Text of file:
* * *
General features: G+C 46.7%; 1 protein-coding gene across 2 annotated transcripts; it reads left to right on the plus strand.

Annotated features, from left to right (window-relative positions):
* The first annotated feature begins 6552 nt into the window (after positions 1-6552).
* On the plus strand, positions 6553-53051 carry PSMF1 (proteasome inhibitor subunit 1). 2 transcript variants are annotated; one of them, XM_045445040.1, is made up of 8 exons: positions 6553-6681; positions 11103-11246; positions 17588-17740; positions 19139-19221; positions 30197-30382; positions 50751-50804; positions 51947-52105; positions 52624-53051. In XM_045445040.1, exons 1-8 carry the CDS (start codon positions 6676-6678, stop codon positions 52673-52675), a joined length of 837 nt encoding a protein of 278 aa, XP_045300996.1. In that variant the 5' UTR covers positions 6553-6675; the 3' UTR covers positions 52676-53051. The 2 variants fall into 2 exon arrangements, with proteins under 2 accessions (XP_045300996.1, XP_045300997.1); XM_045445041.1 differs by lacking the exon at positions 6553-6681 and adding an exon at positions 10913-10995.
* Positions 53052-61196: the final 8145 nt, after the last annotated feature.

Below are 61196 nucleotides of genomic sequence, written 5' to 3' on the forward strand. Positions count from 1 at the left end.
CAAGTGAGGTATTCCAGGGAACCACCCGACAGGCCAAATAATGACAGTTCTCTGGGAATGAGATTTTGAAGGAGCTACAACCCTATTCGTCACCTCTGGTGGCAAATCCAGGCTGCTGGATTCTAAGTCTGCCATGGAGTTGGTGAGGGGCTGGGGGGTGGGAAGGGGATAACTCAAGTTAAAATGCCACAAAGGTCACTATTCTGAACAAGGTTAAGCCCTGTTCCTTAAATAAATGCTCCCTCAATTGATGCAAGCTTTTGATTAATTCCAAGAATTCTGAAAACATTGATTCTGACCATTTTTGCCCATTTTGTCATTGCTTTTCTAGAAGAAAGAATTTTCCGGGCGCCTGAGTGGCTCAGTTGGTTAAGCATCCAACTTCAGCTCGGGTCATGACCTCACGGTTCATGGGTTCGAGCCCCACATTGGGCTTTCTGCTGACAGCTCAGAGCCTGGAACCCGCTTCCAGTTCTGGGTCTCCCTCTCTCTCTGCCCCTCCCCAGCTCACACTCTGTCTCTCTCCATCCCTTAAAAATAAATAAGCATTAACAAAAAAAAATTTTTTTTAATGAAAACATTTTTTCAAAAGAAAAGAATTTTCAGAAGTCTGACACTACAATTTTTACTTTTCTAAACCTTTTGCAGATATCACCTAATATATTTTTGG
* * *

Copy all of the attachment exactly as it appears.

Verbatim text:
General features: G+C 46.7%; 1 protein-coding gene across 2 annotated transcripts; it reads left to right on the plus strand.

Annotated features, from left to right (window-relative positions):
* The first annotated feature begins 6552 nt into the window (after positions 1-6552).
* On the plus strand, positions 6553-53051 carry PSMF1 (proteasome inhibitor subunit 1). 2 transcript variants are annotated; one of them, XM_045445040.1, is made up of 8 exons: positions 6553-6681; positions 11103-11246; positions 17588-17740; positions 19139-19221; positions 30197-30382; positions 50751-50804; positions 51947-52105; positions 52624-53051. In XM_045445040.1, exons 1-8 carry the CDS (start codon positions 6676-6678, stop codon positions 52673-52675), a joined length of 837 nt encoding a protein of 278 aa, XP_045300996.1. In that variant the 5' UTR covers positions 6553-6675; the 3' UTR covers positions 52676-53051. The 2 variants fall into 2 exon arrangements, with proteins under 2 accessions (XP_045300996.1, XP_045300997.1); XM_045445041.1 differs by lacking the exon at positions 6553-6681 and adding an exon at positions 10913-10995.
* Positions 53052-61196: the final 8145 nt, after the last annotated feature.

Below are 61196 nucleotides of genomic sequence, written 5' to 3' on the forward strand. Positions count from 1 at the left end.
CAAGTGAGGTATTCCAGGGAACCACCCGACAGGCCAAATAATGACAGTTCTCTGGGAATGAGATTTTGAAGGAGCTACAACCCTATTCGTCACCTCTGGTGGCAAATCCAGGCTGCTGGATTCTAAGTCTGCCATGGAGTTGGTGAGGGGCTGGGGGGTGGGAAGGGGATAACTCAAGTTAAAATGCCACAAAGGTCACTATTCTGAACAAGGTTAAGCCCTGTTCCTTAAATAAATGCTCCCTCAATTGATGCAAGCTTTTGATTAATTCCAAGAATTCTGAAAACATTGATTCTGACCATTTTTGCCCATTTTGTCATTGCTTTTCTAGAAGAAAGAATTTTCCGGGCGCCTGAGTGGCTCAGTTGGTTAAGCATCCAACTTCAGCTCGGGTCATGACCTCACGGTTCATGGGTTCGAGCCCCACATTGGGCTTTCTGCTGACAGCTCAGAGCCTGGAACCCGCTTCCAGTTCTGGGTCTCCCTCTCTCTCTGCCCCTCCCCAGCTCACACTCTGTCTCTCTCCATCCCTTAAAAATAAATAAGCATTAACAAAAAAAAATTTTTTTTAATGAAAACATTTTTTCAAAAGAAAAGAATTTTCAGAAGTCTGACACTACAATTTTTACTTTTCTAAACCTTTTGCAGATATCACCTAATATATTTTTGG